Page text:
Proceedings of the Standing Senate Committee on
Agriculture and Forestry

Issue 10 - Evidence - November 2, 2010


OTTAWA, Tuesday, November 2, 2010

The Standing Senate Committee on Agriculture and Forestry met this day at 5:05 p.m. to study the current state and future of Canada's forest sector.

Senator Percy Mockler (Chair) in the chair.

[Translation]

The Chair: Honourable senators, we have quorum. I declare the meeting in session.

[English]

I welcome the witnesses to this meeting of the Standing Senate Committee on Agriculture and Forestry. We have three witnesses today in the first part of the presentation of the meeting. I would like to share with the witnesses that I am Percy Mockler, a senator from New Brunswick and chair of the committee.

The meeting will be in two parts.

[Translation]

We will hear from the first panel of witnesses during the first hour of the meeting, and the second panel of witnesses during the second hour.

[English]

We have three representatives from the Canadian Food Inspection Agency in our first panel.

[Translation]

Tony Ritchie is the Executive Director of the Plant Health and Biosecurity Directorate, and Greg Stubbings is the Director of the Plant Program Integration Division. We also have with us Professor Yves Gagnon, K.C. Irving Chair in Sustainable Development at the Université de Moncton.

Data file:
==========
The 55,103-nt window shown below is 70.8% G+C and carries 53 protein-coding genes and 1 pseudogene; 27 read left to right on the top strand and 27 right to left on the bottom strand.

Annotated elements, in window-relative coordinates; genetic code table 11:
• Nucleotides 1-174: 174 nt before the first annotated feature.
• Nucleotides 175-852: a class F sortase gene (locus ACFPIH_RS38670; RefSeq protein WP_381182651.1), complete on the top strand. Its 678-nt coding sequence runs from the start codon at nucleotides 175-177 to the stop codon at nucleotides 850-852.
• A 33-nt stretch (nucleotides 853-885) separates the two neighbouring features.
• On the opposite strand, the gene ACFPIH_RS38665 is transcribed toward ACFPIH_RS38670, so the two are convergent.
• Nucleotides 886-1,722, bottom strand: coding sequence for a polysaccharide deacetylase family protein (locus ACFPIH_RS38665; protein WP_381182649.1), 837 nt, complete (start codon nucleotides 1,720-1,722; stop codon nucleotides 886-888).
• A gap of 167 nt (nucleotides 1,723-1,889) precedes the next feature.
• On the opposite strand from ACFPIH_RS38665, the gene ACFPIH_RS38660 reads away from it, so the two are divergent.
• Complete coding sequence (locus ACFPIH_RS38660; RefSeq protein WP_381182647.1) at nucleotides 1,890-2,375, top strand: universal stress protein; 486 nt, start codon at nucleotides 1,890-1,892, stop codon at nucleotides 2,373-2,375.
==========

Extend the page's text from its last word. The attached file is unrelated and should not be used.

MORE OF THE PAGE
I want to thank the witnesses for being here.

[English]

The committee is continuing its study on the current state and future of Canada's forest sector and looking at the health of our forests in particular.

Before I ask the witnesses to make their presentation, I will ask senators to introduce themselves.

[Translation]

Senator Robichaud: Good afternoon. I am Senator Fernand Robichaud, from New Brunswick.

[English]

Senator Fairbairn: Joyce Fairbairn from, Lethbridge, Alberta.

Senator Mahovlich: Frank Mahovlich, Ontario.

Senator Duffy: Mike Duffy, Prince Edward Island.

Senator Marshall: Elizabeth Marshall, Newfoundland and Labrador.

Senator Ogilvie: Kelvin Ogilvie, Nova Scotia.

Senator Eaton: Nicky Eaton, Ontario.

Senator Housakos: Leo Housakos, from Quebec.

The Chair: Thank you, honourable senators.

Before we ask the witnesses to make their presentations, I would like to bring to the attention of senators that the clerk received a brief in one official language only.

[Translation]

Honourable senators, do I have permission to hand out the document? The translation will follow when it is available for the honourable senators.

Senator Robichaud: Mr. Chair, would it be possible to ask department officials to provide their presentations in both official languages? That may be harder to do with other witnesses. But it would make things a lot easier for us, starting with the clerk. Mr. Ritchie's brief, which I have here, is in both official languages. As for the other witnesses, I do not have a problem, but we can still make the request.